WINTERING BATS OF THE UPPER SNAKE RIVER PLAIN: OCCURRENCE IN LAVA-TUBE CAVES
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Distribution and habitat selection of hibernating bats at the Idaho National Engineering Laboratory (INEL) and adjacent area are reported. Exploration of over 30 lava-tube caves revealed that two species, Myotis leibii and Plecotus townsendii, hibernate in the upper Snake River Plain. Five species, M. lucifugus, M. evotis, Eptesicus fuscus, Lasionycteris noctivagans, and Lasiurus cinereus are considered migratory. Myotis leibii and P. townsendii hibernate throughout much of the area, occasionally in mixed-species groups. Myotis leibii uses the dark and protected regions of the cave, usually wedged into tiny pockets and crevices near or at the highest portion of the ceiling. Individuals of P. townsendii may be found at any height or depth in the cave. Temperature appears to be the primary limiting factor in habitat selection. Myotis leibii was found in significantly cooler air temperatures than P. townsendii. Neither species tolerated continuous temperatures below 1.5 C. Relative humidity does not seem to be a significant factor in the distribution or habitat selection of the two species in lava-tube caves.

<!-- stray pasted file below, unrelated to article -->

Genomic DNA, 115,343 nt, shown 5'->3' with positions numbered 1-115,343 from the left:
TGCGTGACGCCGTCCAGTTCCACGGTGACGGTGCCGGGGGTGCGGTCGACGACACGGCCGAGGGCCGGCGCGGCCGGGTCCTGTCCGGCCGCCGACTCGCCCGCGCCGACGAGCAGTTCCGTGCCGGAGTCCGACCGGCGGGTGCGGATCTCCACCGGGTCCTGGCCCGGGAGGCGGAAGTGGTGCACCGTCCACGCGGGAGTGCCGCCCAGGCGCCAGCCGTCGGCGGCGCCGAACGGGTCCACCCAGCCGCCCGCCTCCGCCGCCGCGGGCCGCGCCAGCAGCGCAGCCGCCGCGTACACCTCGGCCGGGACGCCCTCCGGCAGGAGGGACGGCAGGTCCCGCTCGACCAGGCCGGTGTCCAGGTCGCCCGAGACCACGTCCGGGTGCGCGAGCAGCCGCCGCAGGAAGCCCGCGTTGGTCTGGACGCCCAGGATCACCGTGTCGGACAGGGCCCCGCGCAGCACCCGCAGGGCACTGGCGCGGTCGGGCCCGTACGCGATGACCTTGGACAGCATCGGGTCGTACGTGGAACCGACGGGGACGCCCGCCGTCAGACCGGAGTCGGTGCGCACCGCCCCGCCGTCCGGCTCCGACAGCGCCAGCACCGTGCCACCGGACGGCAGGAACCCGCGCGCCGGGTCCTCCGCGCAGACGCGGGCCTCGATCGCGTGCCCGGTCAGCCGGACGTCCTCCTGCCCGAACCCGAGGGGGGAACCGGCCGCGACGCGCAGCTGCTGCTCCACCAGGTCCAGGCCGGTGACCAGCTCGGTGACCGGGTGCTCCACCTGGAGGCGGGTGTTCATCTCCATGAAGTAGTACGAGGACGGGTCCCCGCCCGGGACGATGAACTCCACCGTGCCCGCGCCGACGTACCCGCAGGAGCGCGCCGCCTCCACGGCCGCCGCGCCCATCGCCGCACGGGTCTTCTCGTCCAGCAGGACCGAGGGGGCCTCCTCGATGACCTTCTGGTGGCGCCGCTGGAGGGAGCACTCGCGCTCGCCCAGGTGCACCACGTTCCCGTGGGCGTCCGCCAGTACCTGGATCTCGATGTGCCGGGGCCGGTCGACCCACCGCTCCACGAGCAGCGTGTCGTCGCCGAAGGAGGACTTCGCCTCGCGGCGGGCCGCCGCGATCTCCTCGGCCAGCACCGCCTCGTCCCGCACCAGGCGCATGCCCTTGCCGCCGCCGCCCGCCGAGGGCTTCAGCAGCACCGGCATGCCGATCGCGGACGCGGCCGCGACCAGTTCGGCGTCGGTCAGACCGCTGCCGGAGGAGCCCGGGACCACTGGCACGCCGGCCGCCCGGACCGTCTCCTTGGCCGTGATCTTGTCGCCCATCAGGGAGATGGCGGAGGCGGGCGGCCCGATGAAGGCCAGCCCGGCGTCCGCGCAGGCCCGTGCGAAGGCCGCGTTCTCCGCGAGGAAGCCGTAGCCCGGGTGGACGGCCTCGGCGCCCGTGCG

Bats, Caves, Habitat Selection, Relative Humidity, Hibernation, Ecoregions, Basalt, Ecological Life Histories, Biochemistry
The Great Basin Naturalist, Vol. 46, no. 3 (1986-04-30).
Genter, David L., "WINTERING BATS OF THE UPPER SNAKE RIVER PLAIN: OCCURRENCE IN LAVA-TUBE CAVES" (1986). KIP Articles. 5656.